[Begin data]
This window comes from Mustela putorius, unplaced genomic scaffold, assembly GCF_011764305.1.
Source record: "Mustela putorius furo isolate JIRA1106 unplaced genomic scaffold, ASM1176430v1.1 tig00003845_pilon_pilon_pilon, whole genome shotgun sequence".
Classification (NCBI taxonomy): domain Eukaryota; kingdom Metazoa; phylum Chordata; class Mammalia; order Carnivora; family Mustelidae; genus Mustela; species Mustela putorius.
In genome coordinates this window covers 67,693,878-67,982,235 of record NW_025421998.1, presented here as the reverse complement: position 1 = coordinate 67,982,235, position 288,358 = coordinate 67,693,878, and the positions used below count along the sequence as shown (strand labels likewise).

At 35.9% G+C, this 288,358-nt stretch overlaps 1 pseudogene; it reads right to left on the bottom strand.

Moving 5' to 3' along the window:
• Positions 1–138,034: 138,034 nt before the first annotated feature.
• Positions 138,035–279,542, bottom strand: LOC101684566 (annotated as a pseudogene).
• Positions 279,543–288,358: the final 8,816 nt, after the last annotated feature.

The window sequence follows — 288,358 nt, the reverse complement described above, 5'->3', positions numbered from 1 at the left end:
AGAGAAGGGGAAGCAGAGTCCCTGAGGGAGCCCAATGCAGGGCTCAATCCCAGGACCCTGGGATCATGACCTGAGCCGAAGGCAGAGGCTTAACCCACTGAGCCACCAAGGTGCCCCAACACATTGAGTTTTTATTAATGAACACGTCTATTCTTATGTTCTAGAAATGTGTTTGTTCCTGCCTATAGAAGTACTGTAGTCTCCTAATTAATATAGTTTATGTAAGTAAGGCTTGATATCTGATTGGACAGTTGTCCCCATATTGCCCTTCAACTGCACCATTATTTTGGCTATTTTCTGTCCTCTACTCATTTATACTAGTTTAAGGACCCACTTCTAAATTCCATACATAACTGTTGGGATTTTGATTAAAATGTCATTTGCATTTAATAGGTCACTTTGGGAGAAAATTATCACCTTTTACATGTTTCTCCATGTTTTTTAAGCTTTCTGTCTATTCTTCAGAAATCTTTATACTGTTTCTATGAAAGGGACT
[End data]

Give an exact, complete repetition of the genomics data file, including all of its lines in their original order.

This window comes from Mustela putorius, unplaced genomic scaffold, assembly GCF_011764305.1.
Source record: "Mustela putorius furo isolate JIRA1106 unplaced genomic scaffold, ASM1176430v1.1 tig00003845_pilon_pilon_pilon, whole genome shotgun sequence".
Classification (NCBI taxonomy): domain Eukaryota; kingdom Metazoa; phylum Chordata; class Mammalia; order Carnivora; family Mustelidae; genus Mustela; species Mustela putorius.
In genome coordinates this window covers 67,693,878-67,982,235 of record NW_025421998.1, presented here as the reverse complement: position 1 = coordinate 67,982,235, position 288,358 = coordinate 67,693,878, and the positions used below count along the sequence as shown (strand labels likewise).

At 35.9% G+C, this 288,358-nt stretch overlaps 1 pseudogene; it reads right to left on the bottom strand.

Moving 5' to 3' along the window:
• Positions 1–138,034: 138,034 nt before the first annotated feature.
• Positions 138,035–279,542, bottom strand: LOC101684566 (annotated as a pseudogene).
• Positions 279,543–288,358: the final 8,816 nt, after the last annotated feature.

The window sequence follows — 288,358 nt, the reverse complement described above, 5'->3', positions numbered from 1 at the left end:
AGAGAAGGGGAAGCAGAGTCCCTGAGGGAGCCCAATGCAGGGCTCAATCCCAGGACCCTGGGATCATGACCTGAGCCGAAGGCAGAGGCTTAACCCACTGAGCCACCAAGGTGCCCCAACACATTGAGTTTTTATTAATGAACACGTCTATTCTTATGTTCTAGAAATGTGTTTGTTCCTGCCTATAGAAGTACTGTAGTCTCCTAATTAATATAGTTTATGTAAGTAAGGCTTGATATCTGATTGGACAGTTGTCCCCATATTGCCCTTCAACTGCACCATTATTTTGGCTATTTTCTGTCCTCTACTCATTTATACTAGTTTAAGGACCCACTTCTAAATTCCATACATAACTGTTGGGATTTTGATTAAAATGTCATTTGCATTTAATAGGTCACTTTGGGAGAAAATTATCACCTTTTACATGTTTCTCCATGTTTTTTAAGCTTTCTGTCTATTCTTCAGAAATCTTTATACTGTTTCTATGAAAGGGACT